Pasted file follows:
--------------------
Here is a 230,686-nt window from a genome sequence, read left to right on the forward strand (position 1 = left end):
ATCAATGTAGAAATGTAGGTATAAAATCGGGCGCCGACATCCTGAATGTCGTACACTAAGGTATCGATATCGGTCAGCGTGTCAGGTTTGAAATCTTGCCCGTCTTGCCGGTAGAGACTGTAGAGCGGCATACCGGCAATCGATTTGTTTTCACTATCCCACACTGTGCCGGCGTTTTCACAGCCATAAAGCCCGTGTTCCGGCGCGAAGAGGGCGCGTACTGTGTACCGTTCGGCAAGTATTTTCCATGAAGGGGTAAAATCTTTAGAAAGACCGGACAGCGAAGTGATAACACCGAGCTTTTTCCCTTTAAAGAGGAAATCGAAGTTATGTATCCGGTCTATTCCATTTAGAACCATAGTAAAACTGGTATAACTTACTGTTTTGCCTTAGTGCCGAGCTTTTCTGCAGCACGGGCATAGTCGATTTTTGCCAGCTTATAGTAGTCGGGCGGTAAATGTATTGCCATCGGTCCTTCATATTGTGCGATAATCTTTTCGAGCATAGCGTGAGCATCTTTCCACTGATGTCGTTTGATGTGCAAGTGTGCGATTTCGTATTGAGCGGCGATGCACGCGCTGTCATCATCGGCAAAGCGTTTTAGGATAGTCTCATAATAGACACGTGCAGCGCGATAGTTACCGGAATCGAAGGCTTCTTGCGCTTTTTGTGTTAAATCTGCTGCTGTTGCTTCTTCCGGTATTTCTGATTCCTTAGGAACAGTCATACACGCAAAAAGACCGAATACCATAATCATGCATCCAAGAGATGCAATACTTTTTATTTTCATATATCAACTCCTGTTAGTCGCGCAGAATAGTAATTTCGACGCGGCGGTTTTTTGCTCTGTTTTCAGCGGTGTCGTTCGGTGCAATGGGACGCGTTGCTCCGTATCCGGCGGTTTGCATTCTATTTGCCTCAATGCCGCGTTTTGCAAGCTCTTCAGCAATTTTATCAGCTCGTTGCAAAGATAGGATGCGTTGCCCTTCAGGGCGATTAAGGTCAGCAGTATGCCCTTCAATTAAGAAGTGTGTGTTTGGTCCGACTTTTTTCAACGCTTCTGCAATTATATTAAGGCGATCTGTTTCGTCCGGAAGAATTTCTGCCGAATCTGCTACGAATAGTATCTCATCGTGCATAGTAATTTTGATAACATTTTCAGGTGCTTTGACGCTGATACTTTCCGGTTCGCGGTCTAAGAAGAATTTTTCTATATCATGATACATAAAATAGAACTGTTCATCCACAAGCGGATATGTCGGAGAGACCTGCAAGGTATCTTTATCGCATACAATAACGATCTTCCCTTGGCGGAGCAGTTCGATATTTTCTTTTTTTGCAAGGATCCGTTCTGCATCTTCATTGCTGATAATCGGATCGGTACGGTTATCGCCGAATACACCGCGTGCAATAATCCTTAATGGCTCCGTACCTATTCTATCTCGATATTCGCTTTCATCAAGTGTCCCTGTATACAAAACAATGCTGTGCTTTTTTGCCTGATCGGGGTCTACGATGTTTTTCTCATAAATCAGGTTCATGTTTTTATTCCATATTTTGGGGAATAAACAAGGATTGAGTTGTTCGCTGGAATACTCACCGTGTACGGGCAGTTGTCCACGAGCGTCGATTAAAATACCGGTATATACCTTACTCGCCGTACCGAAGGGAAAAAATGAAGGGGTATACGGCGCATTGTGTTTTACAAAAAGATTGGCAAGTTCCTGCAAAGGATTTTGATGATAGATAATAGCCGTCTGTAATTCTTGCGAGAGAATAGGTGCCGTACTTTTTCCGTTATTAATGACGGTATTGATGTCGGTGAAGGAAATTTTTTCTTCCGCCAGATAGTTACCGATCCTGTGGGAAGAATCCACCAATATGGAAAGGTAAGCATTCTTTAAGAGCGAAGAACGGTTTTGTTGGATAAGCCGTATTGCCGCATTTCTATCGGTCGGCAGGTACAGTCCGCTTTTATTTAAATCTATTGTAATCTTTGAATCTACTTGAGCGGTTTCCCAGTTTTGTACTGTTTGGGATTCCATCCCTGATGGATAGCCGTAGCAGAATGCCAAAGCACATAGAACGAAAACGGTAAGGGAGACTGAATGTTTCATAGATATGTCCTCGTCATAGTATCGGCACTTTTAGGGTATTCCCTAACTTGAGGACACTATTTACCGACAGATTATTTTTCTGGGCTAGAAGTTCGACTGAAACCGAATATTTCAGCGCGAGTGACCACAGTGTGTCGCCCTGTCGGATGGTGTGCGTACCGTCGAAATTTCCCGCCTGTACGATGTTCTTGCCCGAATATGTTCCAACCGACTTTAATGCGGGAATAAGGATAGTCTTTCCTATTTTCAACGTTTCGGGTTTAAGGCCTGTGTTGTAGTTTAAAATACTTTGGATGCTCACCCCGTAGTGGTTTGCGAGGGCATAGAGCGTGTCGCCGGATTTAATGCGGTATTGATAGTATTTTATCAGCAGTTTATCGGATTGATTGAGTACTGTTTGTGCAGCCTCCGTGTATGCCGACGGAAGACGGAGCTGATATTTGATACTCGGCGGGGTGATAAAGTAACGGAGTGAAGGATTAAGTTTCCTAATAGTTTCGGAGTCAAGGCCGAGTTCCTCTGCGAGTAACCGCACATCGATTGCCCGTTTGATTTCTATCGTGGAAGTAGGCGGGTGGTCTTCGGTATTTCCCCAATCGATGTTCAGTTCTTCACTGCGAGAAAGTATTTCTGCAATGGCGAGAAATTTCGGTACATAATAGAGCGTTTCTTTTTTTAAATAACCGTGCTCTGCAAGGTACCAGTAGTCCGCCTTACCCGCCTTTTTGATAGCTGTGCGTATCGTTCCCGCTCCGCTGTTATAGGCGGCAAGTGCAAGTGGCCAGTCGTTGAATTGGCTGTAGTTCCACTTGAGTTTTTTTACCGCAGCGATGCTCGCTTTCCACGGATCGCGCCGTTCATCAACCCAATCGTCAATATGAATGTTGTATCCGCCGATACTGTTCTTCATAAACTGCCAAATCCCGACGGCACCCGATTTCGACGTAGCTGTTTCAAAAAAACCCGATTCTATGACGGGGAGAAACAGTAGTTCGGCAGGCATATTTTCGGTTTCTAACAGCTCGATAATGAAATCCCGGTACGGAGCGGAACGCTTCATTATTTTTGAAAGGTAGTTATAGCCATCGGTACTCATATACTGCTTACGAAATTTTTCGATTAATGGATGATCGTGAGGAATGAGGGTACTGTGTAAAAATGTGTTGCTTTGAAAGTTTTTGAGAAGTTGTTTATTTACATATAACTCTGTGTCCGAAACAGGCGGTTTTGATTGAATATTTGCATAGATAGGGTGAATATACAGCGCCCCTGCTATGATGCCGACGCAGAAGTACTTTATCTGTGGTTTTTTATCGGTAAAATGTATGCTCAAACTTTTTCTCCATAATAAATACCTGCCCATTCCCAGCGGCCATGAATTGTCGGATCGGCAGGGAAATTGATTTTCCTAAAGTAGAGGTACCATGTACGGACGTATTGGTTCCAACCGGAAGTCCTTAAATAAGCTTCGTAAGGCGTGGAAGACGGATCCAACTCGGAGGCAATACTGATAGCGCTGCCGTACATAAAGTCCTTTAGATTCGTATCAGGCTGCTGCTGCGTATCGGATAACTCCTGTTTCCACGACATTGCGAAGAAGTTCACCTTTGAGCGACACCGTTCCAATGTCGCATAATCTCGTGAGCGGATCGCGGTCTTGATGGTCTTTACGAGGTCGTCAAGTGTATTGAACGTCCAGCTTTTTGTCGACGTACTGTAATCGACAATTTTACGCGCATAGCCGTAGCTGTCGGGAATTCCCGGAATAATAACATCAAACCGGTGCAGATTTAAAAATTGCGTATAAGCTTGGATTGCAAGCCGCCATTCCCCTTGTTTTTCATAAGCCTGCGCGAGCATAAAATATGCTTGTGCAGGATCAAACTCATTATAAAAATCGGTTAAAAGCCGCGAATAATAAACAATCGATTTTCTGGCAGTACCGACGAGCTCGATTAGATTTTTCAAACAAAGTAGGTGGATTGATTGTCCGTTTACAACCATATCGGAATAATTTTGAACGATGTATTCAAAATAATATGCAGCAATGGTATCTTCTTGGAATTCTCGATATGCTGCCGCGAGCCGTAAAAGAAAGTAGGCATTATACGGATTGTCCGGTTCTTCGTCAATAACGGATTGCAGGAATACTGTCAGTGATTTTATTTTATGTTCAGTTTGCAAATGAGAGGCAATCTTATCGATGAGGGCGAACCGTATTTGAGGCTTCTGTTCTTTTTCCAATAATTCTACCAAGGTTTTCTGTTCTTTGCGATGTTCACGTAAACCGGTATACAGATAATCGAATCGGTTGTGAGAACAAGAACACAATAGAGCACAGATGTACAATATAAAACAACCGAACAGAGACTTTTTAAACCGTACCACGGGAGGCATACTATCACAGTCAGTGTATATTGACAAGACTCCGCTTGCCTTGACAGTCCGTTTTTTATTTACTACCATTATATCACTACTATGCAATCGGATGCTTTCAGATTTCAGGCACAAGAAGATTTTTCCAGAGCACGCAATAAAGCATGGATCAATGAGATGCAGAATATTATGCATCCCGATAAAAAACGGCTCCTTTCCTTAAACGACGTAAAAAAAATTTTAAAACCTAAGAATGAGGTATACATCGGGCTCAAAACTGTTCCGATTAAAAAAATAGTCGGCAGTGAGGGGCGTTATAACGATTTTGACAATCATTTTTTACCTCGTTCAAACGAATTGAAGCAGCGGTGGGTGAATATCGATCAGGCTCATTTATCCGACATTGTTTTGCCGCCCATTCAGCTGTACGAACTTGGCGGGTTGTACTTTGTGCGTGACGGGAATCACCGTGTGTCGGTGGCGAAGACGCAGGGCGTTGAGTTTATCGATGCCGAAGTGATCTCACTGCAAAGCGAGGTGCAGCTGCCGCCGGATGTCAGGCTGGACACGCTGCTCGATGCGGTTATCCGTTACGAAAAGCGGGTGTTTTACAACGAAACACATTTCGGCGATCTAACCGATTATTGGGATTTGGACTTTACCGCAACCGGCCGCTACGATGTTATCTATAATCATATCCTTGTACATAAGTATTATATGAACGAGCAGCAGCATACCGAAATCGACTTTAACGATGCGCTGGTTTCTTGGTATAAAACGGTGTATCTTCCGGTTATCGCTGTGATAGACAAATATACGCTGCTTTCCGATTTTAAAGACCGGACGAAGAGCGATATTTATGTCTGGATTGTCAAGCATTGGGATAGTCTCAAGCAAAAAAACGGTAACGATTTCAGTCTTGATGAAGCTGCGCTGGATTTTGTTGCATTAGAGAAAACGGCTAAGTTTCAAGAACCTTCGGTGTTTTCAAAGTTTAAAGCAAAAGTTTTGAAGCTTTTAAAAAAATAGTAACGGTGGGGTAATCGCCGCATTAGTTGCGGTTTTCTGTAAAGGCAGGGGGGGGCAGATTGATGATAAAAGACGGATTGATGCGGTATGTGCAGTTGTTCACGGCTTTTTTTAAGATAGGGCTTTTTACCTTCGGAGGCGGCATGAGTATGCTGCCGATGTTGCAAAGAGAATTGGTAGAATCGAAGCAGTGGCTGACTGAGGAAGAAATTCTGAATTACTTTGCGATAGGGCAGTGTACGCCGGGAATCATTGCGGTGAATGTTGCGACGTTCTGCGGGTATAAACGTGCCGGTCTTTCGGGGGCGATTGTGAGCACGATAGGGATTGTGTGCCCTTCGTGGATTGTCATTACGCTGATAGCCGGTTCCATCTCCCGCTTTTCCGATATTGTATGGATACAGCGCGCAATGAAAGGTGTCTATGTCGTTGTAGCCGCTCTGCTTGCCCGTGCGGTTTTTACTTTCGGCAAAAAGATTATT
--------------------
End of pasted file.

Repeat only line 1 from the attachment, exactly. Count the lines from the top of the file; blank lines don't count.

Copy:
Here is a 230,686-nt window from a genome sequence, read left to right on the forward strand (position 1 = left end):